It computes the average y value of any selected points including multiple disjoint selectionsand draws a line through that value. The properties of range objects may also be connected to CustomJS callbacks in order to perform specialized work whenever a range changes:. Selection tools emit events that can drive useful callbacks. In addition to the generic mechanisms described above for adding CustomJS callbacks to Bokeh models, there are also a some Bokeh models that have a. The callbacks described below were added early to Bokeh in an ad-hoc fashion.

Many of them can be accomplished with the generic mechanism described above, and as such, may be deprecated in favor of the generic mechanism in the future.

The HoverTool has a callback which comes with two pieces of built-in data: the indexand the geometry. The index is the indices of any points that the hover tool is over.Moving beyond static plots. In the first part of this series, we walked through creating a basic histogram in Bokeha powerful Python visualization library. The final result, which shows the distribution of arrival delays of flights departing New York City in is shown below with a nice tooltip!

If we want to create more engaging visualization, we can allow users to explore the data on their own through interactions. For example, in this histogram, one valuable feature would be the ability to select specific airlines to make comparisons or the option to change the width of the bins to examine the data in finer detail. Fortunately, these are both features we can add on top of our existing plot using Bokeh.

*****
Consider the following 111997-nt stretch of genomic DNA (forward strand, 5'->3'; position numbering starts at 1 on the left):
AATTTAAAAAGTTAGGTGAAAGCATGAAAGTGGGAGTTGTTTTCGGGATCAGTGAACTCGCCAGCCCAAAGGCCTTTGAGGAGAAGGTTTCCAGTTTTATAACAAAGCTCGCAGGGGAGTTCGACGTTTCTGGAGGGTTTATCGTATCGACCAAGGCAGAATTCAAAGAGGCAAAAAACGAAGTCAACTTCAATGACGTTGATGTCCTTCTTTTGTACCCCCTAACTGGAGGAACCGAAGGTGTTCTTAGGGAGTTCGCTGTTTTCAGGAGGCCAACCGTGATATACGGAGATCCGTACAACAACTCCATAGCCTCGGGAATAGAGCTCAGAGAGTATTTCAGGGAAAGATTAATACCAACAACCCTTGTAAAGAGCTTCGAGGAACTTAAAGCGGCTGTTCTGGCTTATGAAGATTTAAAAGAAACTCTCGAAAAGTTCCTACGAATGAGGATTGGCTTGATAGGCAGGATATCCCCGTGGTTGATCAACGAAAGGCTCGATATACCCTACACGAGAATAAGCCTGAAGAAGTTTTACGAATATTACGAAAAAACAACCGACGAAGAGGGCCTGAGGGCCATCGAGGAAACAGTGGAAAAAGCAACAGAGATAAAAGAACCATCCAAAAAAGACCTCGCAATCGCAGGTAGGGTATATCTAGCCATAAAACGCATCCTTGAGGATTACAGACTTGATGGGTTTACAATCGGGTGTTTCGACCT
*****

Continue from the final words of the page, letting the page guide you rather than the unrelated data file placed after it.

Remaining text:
The initial development of the histogram may have seemed involved for a simple plot, but now we get to see the payoff of using a powerful library like Bokeh! All the code for this series is available on GitHub. I encourage anyone to check it out for all the data cleaning details an uninspiring but necessary part of data science and to experiment with the code!

For interactive Bokeh plots, we can still use a Jupyter Notebook to show the results or we can write Python scripts and run a Bokeh server. For development, I usually work in a Jupyter Notebook because it is easier to rapidly iterate and change plots without having to restart the server.

I then move to a server to display the final results. You can see both a standalone script and the full notebook on GitHub. There are two classes of interactions in Bokeh: passive and active. Passive interactions, covered in Part I, are also known as inspectors because they allow users to examine a plot in more detail but do not change the information displayed. One example is a tooltip that appears when a user hovers over a data point:.

The second class of interaction is called active because it changes the actual data displayed on the plot. This can be anything from selecting a subset of the data such as specific airlines to changing the degree of a polynomial regression fit.